Multnomah County Public Health declared the COVID-19 outbreak at Inverness Jail at an end on March 23. The determination came after 28 days passed — or two full incubation periods for the virus — without a new case.
The closure marks the end of one the most challenging periods at the Inverness detention facility where about 500 adults are in custody, living mostly in large open dorms with shared dining and shower facilities.
Since the first positive case was identified in December, 198 adults in custody and 31 corrections staff or members of their households tested positive. It was the largest and longest outbreak at either of the County’s two detention centers, where only a small number of cases had occurred for most of the pandemic.
The Inverness cases were identified through regular, repeat testing of people who had been exposed to someone with a positive test. Almost all who tested positive had no symptoms or mild symptoms. One person was briefly hospitalized. No one died.
Working with Public Health, Corrections Health staff collected a small number of samples for the Oregon State laboratory and Oregon Health & Sciences University to test for the variant to see if it was one of the CDC variants of concern. None of the variants were found.
Sheriff Mike Reese thanked the Multnomah County Health Officer Dr. Jennifer Vines and Public Health epidemiologists Sara McCall and Taylor Pinsent who worked with Corrections Health Director Dr. Michael Seale and his staff and the Sheriff’s Office to isolate anyone positive, quarantine those individuals who had been exposed and carefully monitor the health of all.
“You have been exceptional partners,’’ Sheriff Reese told the health officials who investigated, advised and launched vaccinations at the jail. “This has been a really challenging time for all of us and your professional guidance and support was invaluable.”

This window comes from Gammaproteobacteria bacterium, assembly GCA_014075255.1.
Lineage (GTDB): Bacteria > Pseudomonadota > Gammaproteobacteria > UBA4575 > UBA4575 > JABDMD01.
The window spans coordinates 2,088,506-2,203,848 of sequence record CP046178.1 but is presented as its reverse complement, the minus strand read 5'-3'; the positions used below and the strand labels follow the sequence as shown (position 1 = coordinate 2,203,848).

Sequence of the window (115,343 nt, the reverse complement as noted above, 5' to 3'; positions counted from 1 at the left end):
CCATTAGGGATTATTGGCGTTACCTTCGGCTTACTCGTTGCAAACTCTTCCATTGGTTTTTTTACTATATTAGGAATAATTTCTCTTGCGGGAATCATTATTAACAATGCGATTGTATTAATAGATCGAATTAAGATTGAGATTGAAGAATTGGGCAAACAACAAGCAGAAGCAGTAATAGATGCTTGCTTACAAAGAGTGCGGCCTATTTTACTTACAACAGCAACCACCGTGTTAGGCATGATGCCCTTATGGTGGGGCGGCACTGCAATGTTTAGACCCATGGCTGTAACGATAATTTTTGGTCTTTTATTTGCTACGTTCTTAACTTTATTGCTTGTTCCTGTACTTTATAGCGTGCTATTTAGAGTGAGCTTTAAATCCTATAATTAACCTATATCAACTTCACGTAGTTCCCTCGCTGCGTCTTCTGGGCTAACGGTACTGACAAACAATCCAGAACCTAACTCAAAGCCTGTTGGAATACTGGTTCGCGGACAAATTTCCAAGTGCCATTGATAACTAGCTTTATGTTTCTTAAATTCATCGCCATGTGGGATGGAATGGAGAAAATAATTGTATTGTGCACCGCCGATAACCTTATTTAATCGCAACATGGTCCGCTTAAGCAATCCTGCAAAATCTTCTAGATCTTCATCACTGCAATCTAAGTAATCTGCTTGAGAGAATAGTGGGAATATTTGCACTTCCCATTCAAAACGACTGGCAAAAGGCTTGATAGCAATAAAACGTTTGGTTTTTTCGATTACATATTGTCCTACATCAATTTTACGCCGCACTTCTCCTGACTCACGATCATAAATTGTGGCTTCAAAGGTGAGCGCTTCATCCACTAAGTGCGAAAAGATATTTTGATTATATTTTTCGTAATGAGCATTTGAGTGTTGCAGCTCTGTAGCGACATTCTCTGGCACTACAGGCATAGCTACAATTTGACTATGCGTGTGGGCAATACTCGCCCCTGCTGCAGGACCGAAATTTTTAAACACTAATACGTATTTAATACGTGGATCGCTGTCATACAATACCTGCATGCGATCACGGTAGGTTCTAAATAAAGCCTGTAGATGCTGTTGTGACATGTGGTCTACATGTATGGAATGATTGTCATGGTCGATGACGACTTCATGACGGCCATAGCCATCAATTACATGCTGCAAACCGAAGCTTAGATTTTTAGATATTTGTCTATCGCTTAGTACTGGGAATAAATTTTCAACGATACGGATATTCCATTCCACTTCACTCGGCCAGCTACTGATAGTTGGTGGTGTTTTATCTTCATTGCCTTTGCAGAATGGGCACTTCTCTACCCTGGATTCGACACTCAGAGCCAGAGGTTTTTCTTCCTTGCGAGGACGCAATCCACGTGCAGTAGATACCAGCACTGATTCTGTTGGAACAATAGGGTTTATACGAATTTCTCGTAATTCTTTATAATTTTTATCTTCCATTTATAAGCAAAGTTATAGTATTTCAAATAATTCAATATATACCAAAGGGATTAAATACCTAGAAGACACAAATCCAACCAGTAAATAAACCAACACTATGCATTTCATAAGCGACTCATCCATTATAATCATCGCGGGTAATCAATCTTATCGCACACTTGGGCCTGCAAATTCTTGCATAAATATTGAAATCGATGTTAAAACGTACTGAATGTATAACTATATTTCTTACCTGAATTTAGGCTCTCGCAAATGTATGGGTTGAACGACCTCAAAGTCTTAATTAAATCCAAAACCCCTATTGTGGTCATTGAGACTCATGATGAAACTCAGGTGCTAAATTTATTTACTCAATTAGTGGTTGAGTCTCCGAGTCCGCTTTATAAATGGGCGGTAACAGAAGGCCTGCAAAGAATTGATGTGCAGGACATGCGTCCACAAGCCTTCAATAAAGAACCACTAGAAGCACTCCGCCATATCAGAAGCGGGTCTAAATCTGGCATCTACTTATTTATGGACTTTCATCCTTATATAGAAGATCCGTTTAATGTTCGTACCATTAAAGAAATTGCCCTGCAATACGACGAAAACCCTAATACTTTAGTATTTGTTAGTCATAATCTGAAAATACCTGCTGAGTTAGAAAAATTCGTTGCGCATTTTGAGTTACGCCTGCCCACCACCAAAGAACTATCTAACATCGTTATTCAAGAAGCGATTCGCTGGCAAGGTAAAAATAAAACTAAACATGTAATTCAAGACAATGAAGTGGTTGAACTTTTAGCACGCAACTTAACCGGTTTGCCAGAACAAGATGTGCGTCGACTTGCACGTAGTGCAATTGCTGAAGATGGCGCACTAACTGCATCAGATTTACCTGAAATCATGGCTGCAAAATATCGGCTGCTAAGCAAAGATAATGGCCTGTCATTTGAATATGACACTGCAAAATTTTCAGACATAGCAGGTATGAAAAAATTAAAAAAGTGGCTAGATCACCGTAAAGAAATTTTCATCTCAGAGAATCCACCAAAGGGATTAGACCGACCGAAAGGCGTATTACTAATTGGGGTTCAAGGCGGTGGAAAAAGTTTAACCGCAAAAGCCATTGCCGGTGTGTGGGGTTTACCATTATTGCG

Dr. Seale echoed his support, saying in a meeting on Tuesday, that the end of the outbreak is the result of coordinated efforts between Corrections Health, Public Health and the Sheriff’s Office.
Inverness Jail is now expected to come off the Oregon Health Authority’s list of active outbreaks, and jail operations will largely return to usual operations under COVID. Among the practices that will continue: limited movement by adults in custody; no in-person visits; the wearing of procedural masks by all; regular deep cleaning; and fewer and less frequent admissions of new people into the facility.
Since early February, staff has been offering vaccines to adults in custody, with 286 people having received one dose, and 224 of those fully vaccinated. Dozens of others who were vaccinated have been released. Public Health is now working with Corrections Health to expand a vaccination pilot program at the Multnomah County Detention Center.
Health Officer Vines called the vaccination efforts an important step for public health. “We want to protect people within the walls, but we are also protecting people who are returning to the community,’’ she said. “It’s good for them, and good for the community.’’